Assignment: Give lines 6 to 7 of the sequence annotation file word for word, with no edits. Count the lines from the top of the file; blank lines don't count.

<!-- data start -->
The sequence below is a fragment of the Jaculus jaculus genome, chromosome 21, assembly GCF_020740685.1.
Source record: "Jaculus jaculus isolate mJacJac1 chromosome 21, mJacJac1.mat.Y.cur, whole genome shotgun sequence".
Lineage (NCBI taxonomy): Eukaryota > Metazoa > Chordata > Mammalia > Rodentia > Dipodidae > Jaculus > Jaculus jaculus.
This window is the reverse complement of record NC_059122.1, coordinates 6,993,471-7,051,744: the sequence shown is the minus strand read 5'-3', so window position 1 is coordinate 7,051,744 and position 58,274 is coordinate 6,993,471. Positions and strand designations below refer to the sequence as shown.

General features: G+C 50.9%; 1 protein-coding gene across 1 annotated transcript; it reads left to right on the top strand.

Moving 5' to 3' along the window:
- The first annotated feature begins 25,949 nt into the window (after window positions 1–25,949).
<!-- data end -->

Moving 5' to 3' along the window:
- The first annotated feature begins 25,949 nt into the window (after window positions 1–25,949).